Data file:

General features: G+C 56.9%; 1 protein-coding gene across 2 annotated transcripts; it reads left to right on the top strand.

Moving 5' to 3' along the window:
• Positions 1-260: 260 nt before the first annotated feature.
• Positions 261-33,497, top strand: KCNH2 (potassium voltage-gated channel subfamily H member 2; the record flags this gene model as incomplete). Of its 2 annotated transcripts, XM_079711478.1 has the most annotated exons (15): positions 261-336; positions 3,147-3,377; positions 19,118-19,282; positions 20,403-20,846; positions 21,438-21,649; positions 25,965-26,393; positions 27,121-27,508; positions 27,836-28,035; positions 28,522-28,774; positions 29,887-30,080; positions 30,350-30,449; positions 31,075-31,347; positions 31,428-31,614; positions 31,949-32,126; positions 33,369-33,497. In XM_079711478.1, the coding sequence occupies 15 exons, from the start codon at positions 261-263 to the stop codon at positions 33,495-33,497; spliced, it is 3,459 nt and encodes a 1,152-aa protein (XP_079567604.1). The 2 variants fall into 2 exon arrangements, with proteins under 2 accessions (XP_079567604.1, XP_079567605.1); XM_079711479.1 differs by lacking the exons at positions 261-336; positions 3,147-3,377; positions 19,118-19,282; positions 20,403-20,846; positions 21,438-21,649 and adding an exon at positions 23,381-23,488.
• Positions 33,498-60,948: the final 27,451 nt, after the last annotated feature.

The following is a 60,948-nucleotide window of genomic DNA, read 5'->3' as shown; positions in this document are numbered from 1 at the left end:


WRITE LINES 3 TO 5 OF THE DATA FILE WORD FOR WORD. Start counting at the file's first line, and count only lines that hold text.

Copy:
• Positions 1-260: 260 nt before the first annotated feature.
• Positions 261-33,497, top strand: KCNH2 (potassium voltage-gated channel subfamily H member 2; the record flags this gene model as incomplete). Of its 2 annotated transcripts, XM_079711478.1 has the most annotated exons (15): positions 261-336; positions 3,147-3,377; positions 19,118-19,282; positions 20,403-20,846; positions 21,438-21,649; positions 25,965-26,393; positions 27,121-27,508; positions 27,836-28,035; positions 28,522-28,774; positions 29,887-30,080; positions 30,350-30,449; positions 31,075-31,347; positions 31,428-31,614; positions 31,949-32,126; positions 33,369-33,497. In XM_079711478.1, the coding sequence occupies 15 exons, from the start codon at positions 261-263 to the stop codon at positions 33,495-33,497; spliced, it is 3,459 nt and encodes a 1,152-aa protein (XP_079567604.1). The 2 variants fall into 2 exon arrangements, with proteins under 2 accessions (XP_079567604.1, XP_079567605.1); XM_079711479.1 differs by lacking the exons at positions 261-336; positions 3,147-3,377; positions 19,118-19,282; positions 20,403-20,846; positions 21,438-21,649 and adding an exon at positions 23,381-23,488.
• Positions 33,498-60,948: the final 27,451 nt, after the last annotated feature.